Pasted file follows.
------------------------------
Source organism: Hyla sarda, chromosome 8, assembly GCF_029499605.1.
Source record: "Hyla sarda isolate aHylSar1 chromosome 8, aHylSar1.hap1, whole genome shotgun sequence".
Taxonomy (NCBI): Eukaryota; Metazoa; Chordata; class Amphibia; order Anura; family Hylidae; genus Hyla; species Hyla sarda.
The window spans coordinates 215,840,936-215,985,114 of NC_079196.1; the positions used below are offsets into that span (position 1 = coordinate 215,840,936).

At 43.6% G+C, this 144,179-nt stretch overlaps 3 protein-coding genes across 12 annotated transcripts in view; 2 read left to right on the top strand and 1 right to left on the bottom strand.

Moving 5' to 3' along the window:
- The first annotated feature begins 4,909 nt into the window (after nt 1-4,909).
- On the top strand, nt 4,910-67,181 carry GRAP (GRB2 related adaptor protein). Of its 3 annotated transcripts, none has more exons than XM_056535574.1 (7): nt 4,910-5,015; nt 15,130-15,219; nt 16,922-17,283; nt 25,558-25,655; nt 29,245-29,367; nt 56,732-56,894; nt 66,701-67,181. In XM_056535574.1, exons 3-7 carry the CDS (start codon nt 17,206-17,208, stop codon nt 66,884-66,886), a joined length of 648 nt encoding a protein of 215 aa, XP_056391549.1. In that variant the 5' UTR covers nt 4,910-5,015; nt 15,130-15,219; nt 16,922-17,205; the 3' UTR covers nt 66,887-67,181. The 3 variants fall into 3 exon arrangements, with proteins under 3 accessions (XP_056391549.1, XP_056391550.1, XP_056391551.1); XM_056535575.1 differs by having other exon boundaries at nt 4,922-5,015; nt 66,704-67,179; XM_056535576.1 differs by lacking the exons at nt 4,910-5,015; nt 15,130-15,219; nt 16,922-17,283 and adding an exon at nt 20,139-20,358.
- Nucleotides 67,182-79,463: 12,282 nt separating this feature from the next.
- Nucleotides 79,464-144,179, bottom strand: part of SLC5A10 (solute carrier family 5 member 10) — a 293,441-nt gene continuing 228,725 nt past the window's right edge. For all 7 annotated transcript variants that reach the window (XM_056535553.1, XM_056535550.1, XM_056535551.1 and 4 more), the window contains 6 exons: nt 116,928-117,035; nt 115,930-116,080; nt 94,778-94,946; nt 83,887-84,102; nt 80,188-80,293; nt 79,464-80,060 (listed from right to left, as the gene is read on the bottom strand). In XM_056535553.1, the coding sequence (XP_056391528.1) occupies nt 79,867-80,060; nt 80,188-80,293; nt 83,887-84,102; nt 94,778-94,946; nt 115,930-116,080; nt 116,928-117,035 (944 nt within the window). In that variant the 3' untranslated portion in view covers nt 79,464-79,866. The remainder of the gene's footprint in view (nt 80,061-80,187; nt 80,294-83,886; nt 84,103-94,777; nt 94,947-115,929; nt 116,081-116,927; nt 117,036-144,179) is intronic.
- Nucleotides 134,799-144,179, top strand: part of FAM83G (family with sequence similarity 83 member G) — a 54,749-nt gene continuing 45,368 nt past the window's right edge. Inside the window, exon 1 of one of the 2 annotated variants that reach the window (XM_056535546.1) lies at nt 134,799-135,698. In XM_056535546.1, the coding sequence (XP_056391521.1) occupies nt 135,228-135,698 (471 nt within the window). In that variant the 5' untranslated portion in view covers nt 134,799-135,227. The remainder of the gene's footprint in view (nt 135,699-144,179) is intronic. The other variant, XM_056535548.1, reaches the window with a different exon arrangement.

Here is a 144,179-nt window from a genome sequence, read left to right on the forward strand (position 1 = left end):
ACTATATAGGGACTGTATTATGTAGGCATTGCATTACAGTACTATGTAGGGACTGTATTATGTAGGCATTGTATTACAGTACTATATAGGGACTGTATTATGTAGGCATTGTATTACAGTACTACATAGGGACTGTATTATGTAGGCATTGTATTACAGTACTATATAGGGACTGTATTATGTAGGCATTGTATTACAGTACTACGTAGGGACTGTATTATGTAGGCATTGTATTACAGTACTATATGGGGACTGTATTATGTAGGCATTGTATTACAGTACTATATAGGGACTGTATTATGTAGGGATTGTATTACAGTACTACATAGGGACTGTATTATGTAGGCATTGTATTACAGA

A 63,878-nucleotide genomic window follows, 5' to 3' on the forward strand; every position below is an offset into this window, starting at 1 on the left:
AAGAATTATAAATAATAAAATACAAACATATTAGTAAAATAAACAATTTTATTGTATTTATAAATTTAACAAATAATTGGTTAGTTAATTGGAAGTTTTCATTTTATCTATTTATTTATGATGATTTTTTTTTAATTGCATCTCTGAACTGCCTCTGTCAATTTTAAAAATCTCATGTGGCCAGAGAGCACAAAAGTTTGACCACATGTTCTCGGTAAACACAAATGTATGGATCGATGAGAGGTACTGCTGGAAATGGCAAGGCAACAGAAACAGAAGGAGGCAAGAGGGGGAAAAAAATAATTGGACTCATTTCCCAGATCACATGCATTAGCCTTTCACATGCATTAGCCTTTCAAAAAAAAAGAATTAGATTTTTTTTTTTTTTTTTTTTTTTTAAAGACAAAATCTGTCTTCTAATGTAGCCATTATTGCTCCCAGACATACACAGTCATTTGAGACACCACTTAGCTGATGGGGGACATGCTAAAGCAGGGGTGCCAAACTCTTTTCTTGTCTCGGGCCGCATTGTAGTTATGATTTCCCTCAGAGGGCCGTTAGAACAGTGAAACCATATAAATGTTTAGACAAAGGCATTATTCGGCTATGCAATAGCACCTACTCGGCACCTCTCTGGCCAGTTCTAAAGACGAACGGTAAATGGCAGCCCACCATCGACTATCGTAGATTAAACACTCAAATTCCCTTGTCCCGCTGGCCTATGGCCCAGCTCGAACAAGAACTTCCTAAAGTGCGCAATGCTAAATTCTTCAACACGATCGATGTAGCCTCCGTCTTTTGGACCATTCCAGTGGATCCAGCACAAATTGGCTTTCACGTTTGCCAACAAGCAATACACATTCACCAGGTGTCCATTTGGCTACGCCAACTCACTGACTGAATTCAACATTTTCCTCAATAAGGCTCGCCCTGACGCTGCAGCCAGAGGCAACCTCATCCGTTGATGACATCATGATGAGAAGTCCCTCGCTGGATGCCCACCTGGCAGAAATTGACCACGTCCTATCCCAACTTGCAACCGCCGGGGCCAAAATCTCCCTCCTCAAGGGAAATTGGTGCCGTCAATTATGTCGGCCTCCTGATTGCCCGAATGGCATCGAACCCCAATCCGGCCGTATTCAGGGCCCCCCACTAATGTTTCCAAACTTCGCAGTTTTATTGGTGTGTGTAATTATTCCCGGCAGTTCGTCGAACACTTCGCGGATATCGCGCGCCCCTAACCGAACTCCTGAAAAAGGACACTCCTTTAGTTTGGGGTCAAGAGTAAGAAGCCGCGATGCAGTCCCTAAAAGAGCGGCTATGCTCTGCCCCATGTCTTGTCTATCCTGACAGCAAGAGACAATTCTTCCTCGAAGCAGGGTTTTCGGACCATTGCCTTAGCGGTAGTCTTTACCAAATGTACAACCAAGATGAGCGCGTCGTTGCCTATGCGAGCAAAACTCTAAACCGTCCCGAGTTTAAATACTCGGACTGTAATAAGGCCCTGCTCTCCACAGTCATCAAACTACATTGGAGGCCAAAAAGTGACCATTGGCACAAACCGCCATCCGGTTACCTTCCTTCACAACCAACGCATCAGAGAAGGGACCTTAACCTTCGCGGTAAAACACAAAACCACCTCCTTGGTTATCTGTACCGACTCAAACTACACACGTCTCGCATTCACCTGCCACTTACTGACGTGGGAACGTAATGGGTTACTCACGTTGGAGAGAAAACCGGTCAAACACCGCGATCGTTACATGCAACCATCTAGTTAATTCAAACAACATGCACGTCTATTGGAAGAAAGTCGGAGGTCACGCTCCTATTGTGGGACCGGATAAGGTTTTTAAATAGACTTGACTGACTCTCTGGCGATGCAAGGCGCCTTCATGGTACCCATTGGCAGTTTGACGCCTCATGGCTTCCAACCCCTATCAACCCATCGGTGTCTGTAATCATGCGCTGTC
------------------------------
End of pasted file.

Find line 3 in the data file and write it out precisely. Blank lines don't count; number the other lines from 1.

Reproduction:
Taxonomy (NCBI): Eukaryota; Metazoa; Chordata; class Amphibia; order Anura; family Hylidae; genus Hyla; species Hyla sarda.